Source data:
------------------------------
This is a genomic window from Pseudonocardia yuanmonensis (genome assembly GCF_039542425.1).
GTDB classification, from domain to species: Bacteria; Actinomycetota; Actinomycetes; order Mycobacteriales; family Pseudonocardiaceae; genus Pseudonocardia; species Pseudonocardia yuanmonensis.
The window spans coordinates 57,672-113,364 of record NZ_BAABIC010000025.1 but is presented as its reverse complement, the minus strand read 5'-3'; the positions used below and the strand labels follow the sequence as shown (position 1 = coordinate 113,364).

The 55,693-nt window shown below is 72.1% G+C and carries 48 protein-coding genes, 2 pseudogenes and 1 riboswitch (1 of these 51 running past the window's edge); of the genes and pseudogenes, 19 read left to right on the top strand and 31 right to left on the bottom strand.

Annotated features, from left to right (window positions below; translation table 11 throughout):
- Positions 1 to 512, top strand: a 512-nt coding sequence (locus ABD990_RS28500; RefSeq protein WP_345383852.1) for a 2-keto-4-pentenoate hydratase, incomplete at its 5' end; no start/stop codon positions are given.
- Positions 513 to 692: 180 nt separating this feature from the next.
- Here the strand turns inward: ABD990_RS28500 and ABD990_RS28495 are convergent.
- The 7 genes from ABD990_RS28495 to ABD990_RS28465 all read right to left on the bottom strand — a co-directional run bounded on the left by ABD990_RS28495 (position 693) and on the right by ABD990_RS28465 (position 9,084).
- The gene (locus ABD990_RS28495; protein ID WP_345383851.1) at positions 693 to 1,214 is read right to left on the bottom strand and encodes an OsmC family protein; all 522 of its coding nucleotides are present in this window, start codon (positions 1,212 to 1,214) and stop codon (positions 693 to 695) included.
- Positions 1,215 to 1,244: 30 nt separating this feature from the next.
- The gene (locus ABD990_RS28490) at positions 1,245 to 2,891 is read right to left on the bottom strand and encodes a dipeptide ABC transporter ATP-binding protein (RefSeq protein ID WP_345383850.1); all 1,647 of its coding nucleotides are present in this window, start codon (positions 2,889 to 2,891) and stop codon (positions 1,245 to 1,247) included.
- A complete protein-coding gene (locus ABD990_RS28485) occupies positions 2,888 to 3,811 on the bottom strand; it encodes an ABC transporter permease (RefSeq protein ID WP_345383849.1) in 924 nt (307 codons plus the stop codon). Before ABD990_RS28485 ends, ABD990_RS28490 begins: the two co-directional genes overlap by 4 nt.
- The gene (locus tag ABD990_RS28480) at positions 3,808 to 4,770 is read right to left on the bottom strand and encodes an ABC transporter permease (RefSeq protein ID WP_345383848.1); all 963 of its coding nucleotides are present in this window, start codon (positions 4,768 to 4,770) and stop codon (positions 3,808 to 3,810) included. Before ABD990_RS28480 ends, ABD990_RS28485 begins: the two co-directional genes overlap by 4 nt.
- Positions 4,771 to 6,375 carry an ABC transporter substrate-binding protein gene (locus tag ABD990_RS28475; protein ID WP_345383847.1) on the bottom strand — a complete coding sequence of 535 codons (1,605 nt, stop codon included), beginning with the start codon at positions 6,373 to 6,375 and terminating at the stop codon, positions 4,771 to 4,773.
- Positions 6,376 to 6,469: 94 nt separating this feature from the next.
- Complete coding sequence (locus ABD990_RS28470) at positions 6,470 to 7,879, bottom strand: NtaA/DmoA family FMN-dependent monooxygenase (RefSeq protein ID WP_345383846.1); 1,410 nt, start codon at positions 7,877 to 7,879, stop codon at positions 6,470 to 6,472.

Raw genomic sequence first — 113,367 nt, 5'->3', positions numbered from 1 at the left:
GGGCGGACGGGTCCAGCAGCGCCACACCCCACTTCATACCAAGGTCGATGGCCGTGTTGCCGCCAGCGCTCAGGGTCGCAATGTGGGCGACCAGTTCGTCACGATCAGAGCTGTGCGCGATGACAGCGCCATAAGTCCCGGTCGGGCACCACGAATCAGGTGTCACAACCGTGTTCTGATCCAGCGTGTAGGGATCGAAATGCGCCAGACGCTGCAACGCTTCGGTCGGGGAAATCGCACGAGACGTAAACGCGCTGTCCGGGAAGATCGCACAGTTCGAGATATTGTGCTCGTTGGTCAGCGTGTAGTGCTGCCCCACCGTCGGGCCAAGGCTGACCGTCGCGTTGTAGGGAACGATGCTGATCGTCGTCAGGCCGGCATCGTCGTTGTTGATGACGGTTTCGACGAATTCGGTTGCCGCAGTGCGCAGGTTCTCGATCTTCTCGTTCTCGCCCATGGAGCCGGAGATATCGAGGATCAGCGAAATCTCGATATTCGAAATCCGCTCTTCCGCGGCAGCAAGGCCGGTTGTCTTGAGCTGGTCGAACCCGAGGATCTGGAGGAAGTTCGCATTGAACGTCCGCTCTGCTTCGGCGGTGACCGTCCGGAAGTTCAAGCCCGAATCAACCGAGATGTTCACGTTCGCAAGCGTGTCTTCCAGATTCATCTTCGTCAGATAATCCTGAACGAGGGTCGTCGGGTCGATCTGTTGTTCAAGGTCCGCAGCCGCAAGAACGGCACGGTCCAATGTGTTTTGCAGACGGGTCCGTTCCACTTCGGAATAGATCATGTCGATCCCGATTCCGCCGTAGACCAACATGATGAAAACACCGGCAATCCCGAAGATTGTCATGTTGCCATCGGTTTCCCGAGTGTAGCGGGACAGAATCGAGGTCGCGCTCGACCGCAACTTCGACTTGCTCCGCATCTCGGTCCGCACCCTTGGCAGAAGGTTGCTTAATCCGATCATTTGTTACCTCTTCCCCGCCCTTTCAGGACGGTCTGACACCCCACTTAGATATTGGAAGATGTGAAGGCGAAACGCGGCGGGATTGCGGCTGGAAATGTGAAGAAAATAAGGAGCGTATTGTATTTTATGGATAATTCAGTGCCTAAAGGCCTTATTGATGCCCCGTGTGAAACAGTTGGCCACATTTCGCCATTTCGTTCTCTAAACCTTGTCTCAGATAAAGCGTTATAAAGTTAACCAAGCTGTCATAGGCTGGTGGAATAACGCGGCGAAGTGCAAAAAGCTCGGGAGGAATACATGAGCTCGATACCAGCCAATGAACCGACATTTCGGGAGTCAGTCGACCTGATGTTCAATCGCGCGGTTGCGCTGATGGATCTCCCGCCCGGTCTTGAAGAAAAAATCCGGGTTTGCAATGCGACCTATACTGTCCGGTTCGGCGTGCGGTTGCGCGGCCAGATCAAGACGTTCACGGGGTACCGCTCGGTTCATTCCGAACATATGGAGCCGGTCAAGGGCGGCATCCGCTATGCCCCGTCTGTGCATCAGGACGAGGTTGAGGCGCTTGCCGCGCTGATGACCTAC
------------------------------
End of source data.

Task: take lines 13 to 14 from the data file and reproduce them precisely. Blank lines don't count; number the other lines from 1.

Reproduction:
- A complete protein-coding gene (locus ABD990_RS28485) occupies positions 2,888 to 3,811 on the bottom strand; it encodes an ABC transporter permease (RefSeq protein ID WP_345383849.1) in 924 nt (307 codons plus the stop codon). Before ABD990_RS28485 ends, ABD990_RS28490 begins: the two co-directional genes overlap by 4 nt.
- The gene (locus tag ABD990_RS28480) at positions 3,808 to 4,770 is read right to left on the bottom strand and encodes an ABC transporter permease (RefSeq protein ID WP_345383848.1); all 963 of its coding nucleotides are present in this window, start codon (positions 4,768 to 4,770) and stop codon (positions 3,808 to 3,810) included. Before ABD990_RS28480 ends, ABD990_RS28485 begins: the two co-directional genes overlap by 4 nt.